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The Clear Sky Chart for Kingston, Ontario:
Clear Sky Chart
Clear Outside Alternative Forecast
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Upcoming Meetings and Events

Page at a glance Event summary for 2020

  • Until further notice, all our meetings will be held ONLINE ONLY.
  • All our meetings are free and open to the general public, so log on to our Zoom sessions and enjoy.
    When you're ready to take the plunge, become a member.
  • See also the Queen's University Astronomy Research Group Seminar Schedule
Wednesday, November 11, 2020 - 19:00 to 21:00
RASCKC 2020 AGM
More Info

Halloween Thoughts

With days shortening, nights lengthening, and Halloween growing near it is only natural that our thoughts should turn to the dead—and some of them were astronomers. (Insert blood-curdling scream here!)

Throughout history dead people have been interred in grounds sacred or not, either singly or in mass graves. Some had resting places in more formal tombs or crypts, perhaps even inside a church building. But did you know that a few “lucky” people are buried in observatories?

Solar Eclipses and Totality

IN THE DISTANT PAST, the Moon was much closer to the Earth. Thanks to tidal forces and the Law of Conservation of Momentum, the size of the Moon’s orbit has been increasing (currently by ~3.8 cm/yr).1 As luck would have it, we live in an epoch in which the Moon has an apparent size close to that of the Sun. When near perigee, the moon’s apparent size is adequate to completely cover the Sun. (Unfortunately we do not get monthly eclipses because the Moon’s orbit is tilted about 5° with respect to the ecliptic.)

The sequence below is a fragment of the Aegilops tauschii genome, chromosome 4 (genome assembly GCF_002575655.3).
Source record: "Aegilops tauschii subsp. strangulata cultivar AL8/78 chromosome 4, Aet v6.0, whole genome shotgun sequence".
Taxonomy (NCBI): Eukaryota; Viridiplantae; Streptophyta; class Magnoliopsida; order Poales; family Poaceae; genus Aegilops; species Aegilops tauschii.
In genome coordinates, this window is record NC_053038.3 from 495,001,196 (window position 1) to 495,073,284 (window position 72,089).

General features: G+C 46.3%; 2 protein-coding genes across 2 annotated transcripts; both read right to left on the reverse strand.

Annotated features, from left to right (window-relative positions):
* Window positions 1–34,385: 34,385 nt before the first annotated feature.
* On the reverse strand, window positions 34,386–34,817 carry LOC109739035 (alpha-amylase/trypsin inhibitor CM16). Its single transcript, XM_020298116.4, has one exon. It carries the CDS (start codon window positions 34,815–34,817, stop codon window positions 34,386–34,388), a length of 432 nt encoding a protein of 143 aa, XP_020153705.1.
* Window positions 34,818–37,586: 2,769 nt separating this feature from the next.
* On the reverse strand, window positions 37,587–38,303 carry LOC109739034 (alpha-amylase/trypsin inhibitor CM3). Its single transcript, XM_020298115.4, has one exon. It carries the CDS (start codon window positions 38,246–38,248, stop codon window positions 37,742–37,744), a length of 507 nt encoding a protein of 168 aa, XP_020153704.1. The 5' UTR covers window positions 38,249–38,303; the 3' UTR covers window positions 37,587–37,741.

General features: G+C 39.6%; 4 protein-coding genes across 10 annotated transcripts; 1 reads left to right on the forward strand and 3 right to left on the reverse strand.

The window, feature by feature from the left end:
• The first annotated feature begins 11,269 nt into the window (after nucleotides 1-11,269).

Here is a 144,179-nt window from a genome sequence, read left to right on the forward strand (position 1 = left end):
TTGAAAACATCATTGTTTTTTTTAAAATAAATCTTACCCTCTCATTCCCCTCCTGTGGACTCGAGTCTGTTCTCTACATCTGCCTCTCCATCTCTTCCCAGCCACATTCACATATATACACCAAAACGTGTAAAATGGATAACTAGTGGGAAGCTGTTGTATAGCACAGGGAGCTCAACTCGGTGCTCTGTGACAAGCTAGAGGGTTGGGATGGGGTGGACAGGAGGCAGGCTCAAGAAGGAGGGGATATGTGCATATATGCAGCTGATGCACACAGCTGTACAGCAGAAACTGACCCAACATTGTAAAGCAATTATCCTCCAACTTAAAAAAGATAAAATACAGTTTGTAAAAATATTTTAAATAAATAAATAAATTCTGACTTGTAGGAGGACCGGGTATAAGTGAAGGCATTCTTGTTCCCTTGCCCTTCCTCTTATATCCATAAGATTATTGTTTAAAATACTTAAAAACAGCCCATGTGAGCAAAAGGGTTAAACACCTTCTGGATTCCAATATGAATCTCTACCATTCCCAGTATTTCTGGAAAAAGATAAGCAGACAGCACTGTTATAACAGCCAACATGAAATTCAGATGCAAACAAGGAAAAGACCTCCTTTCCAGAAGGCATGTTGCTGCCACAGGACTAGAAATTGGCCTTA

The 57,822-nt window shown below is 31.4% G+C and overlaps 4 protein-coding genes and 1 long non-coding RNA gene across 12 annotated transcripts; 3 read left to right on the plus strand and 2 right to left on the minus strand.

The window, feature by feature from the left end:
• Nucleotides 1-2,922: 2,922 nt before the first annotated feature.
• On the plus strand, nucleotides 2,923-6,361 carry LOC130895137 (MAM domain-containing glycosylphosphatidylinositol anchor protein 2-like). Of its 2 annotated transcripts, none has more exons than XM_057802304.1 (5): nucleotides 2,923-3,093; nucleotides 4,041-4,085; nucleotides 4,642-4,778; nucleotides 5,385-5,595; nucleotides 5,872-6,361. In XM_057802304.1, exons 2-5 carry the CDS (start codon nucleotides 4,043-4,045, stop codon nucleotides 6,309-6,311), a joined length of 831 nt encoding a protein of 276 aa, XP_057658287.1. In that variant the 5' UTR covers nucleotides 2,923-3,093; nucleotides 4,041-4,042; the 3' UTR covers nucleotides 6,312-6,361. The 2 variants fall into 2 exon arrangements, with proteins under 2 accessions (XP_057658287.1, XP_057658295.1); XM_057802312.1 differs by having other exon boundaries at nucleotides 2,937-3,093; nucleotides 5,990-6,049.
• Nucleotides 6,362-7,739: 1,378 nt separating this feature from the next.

Very Rare Superoutburst of PR Herculis

Winchester Observatory has monitored hundreds of variable stars with an automated imaging system over the last nine years. Most are run of the mill long period variables (mainly Mira-type stars) that vary slowly and somewhat predictably; the rest are the much more exciting cataclysmic variables (CVs)--stars that undergo sudden and dramatic increases in brightness.

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